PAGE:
Dh'eirich Giorsal, a h-eudach fhathast uimpe, chuir i breacan air a ceann dubh, agus thug an dorus tiugh slacadh air ais air an leabaidh'nuair a leum i do'n ghaillinn. Bha a casan troma bog fluich a dol troimh 'n fheur mhòintèachail, ghreimich am fraoch air earbuill eabarach a 'còtaichean a thoirt orra stad ; ach lion ise 'cridhe le aon smuain, agus be sin fuath; agus feuch! bha i air leathad an Tairbh Dhuibh mu 'n do ghabh a 'fear dall a stigh 'de 'bha i 'ciallachadh. Bha Caisteal Ionbharaora na luidhe aig bonn an duinn choillteich, a dol na chadal le ceol an loch shàile a rinn buairas agus cobhar, a tuath's a deas ann an luig nam beann; an dràsd 's a rithisd thug a ghealach suil air rudan, an dràsd's a rithisd ghoir
cailleach-oidhche's a choille bhraonaich mar a bha 'n t-uisge 'bualadh air itean a broilleich; 'leum earba 'mach as an dubhar agus a stigh ann le cruinn-leum gealtach os ceann Charlònain, bhuail tein'-adhair anns an dorcha an aghaidh gualainn Bheinn Ime, agus luaisg e 'n saoghal.
Anns an uair fhionn ar roimh bheul an latha bha 'm boirionnach ann an seomar a phiobaire aig geat' Ionbharaora bharr nach robh dorus riamh air a chrannadh air cheann na h-oidhche cho fhad 's bu 'leir do Chailain Laidir, am fear-dion, bho Ghearasdan Dhunchuach gu Cladach.
Luidh Tearlach, am piobaire, air a dhruim, le boisge na monadh 'leith-mhairbh air 'aodunn 's air a làmhan. " Paruig, Paruig I " ars' a bhean rithe fhein 'nuair a chuir i as gu sàmhach le 'casan an teine-monadh : agus thionndaidh i dh' ionnsuidh na leabadh. Agus feuch! bha e thairis. Rinn sgian bheg dhubh a 'fir grad-shiubhal cabhagach air caol-an-duirne aig an fhear a bha na chadal, agus bha 'n làmh aic'se air a deanadh fluich le fuil theth mic a 'fir.
Leum Tearlach suas le gaoir anns an dorcha, agus dh' fheuch e air son a 'nàmhaid, ach bha 'n tigh falamh, oir bha Giorsal a ruidh coltach ri agh feidh tarauinn reidhlean bog a Chuirnbhain. Bhuail an tein'-adhair aig Gleann-Aora ann am feirg agus mi-riaghailt bhearnaich, bha an tàirneanach a toirt farum fàs air a Chreig Dhuibh : ann an luib anns a cheum aig na Tri-Drochaidean choinnich a bhean ri a fear-posda.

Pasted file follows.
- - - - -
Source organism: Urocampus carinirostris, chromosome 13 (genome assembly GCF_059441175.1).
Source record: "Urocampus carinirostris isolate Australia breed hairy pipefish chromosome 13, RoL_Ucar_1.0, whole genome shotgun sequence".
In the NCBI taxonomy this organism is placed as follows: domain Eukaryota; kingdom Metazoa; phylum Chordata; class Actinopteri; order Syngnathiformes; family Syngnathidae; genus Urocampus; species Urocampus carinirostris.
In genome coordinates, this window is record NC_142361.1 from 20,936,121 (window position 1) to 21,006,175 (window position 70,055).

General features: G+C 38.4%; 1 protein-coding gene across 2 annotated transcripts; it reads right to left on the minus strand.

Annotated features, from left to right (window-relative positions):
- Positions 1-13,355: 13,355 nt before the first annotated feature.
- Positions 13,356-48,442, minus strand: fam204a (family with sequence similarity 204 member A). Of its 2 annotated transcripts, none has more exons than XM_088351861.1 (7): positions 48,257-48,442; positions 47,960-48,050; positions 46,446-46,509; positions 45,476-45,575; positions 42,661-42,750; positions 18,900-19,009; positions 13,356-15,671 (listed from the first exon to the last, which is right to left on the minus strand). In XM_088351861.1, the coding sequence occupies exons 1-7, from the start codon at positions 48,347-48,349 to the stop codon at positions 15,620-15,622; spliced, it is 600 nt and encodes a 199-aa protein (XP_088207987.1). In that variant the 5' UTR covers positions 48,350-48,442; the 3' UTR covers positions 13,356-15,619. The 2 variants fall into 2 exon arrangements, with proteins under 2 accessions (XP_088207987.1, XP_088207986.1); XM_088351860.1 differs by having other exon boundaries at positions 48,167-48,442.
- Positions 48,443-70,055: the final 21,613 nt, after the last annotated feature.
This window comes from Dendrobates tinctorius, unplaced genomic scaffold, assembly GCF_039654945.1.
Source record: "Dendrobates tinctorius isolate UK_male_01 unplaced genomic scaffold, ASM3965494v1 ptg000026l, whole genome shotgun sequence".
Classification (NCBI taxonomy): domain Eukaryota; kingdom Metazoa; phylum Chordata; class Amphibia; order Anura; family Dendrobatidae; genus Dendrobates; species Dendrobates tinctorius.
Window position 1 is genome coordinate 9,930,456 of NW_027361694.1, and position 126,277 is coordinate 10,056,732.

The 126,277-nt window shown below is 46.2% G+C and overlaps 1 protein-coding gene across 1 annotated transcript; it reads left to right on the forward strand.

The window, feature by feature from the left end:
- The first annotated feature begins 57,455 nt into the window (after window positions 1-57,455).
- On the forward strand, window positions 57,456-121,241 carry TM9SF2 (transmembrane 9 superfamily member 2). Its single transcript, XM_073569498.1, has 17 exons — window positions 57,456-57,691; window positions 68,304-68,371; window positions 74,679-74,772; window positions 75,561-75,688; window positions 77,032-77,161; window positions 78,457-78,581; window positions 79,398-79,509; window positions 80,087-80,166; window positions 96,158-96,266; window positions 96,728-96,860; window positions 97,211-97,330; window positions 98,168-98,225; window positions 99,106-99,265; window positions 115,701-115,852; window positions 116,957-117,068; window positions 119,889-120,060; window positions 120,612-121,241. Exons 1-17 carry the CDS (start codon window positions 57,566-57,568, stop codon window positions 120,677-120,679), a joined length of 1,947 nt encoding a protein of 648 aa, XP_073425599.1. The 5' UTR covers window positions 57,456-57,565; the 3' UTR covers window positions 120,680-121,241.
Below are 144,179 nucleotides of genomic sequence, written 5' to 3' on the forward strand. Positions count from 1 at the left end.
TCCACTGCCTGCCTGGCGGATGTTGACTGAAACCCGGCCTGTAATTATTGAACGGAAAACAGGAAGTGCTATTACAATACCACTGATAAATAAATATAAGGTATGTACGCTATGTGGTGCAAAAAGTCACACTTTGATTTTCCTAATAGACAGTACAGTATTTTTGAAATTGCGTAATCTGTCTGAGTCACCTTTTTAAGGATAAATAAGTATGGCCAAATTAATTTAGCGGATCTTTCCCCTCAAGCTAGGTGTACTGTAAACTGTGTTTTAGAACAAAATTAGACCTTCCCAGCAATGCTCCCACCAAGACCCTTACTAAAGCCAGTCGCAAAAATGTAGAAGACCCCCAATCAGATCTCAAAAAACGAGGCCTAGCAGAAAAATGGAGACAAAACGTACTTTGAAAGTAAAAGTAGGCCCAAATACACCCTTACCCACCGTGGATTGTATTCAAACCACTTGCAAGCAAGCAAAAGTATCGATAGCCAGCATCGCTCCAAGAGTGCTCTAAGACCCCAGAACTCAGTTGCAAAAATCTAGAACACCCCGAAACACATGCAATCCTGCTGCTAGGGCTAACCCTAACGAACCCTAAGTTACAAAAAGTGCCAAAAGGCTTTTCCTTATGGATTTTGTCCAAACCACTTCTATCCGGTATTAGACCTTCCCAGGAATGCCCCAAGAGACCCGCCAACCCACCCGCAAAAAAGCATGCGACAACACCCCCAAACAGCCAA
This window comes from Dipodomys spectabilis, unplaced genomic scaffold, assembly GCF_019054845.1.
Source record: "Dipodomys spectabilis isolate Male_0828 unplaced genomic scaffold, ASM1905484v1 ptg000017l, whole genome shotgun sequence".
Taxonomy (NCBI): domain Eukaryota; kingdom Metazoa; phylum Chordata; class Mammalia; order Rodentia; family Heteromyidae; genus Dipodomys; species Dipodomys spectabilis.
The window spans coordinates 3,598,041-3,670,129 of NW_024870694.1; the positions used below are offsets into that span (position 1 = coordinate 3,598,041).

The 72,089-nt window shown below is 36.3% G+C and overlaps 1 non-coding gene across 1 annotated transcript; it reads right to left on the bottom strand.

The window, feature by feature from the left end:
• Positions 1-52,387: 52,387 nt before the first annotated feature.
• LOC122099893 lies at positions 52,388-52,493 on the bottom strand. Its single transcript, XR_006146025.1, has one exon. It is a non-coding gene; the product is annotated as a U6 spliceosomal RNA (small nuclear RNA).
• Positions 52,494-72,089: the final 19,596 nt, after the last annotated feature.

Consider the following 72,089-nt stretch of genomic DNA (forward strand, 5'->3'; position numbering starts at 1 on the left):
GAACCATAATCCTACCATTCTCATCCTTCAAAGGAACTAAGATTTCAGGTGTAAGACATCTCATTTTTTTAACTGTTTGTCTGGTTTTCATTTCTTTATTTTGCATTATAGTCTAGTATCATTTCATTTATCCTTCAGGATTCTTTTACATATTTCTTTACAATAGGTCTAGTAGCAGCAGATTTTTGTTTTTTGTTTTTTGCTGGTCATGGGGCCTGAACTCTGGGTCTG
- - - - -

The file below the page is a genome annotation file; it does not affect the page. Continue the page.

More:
" A nighean ifrinn !" ars'esan, " am bheil e deanta ? agus am be 'm bàs e ?"
" A Ghaoil nam fear" ars'ise le gaire beadarrach. " Cha robh ann ach làmh isein. Bheir sibhse dhuinn. ' Is leamsa 'n Gleann' anns a mhaduinn."
THE KINGDOM OF DAILRIADA
Out of the tangled skein of early Scottish history it is possible to draw a thread or two which, though it will certainly disappoint expectation and induce impatience by returning, sooner or later, to be engulfed, as it were, in the confused mass of events relating to those times ; yet is it sufficiently strong, distinct and enduring to serve as guide for a brief period. One of the most substantial of these threads is the Dailriadic occupation, or rather colonisation of a part of what is now Argyllshire, which took place, according to the Irish annalists, circa 160 A.D. under the conduct of Cairbre Eiata; though the erection of the colony into an independent kingdom or Principality was not effected until near three hundred years later.
The vicissitudes of this colony constitute one of the most interesting topics of Scottish history, as well as one of the most confusing and perplexing of all debatable historical questions. In the dim, uncertain light afforded by the chroniclers of times so distant and eventful, it is exceeding hard to discover anything connected with them which is not encrusted with legend, partial to the extreme, or the sport of fable. The many furious controversies that have raged (and still rage) about the early history of Dailriada, as about the various problems based upon its uncertainties, serve but to aggravate the difficulties of a position which needs not art nor extraneous assistance to render it confused and complicated in the highest degree ; nor anything empirical or
designedly misleading to increase that feeling of utter despair which even the youngest of us must experience when brought face to face with that huge mass of tightly interwoven fact, fiction, legend and hyperbole out of which it is necessary to construct the raw material for authentic and well-ordered historical narrative. Moreover, as if the difficulties of the task were not already considerable enough, they have been farther aggravated by a succession or group of subsidiary, or rather collateral, questions of an abstruse and highly debatable character, prominent among which we are to reckon the apparently interminable discussion relating to the Picts and the Scots. The two questions, that touching the authenticity of the early Scottic narrative, and that whose subject is the respective original of Pict and Scot, may be said to dove-tail into one another so closely and effectually that he who would aspire to treat of one without extended reference to the other would propose almost an impossible task to himself, by reason of the fact that here, at all events, the science of history and the science of ethnology are, by common consent, considered as inseparable.
Now if, instead of losing ourselves, or allowing others to be lost, in the subtle mist or maze of mingled conjecture and fable which surrounds these topics to the almost entire exclusion of light, we allow ourselves to assume that which, according to every recognised authority save one,1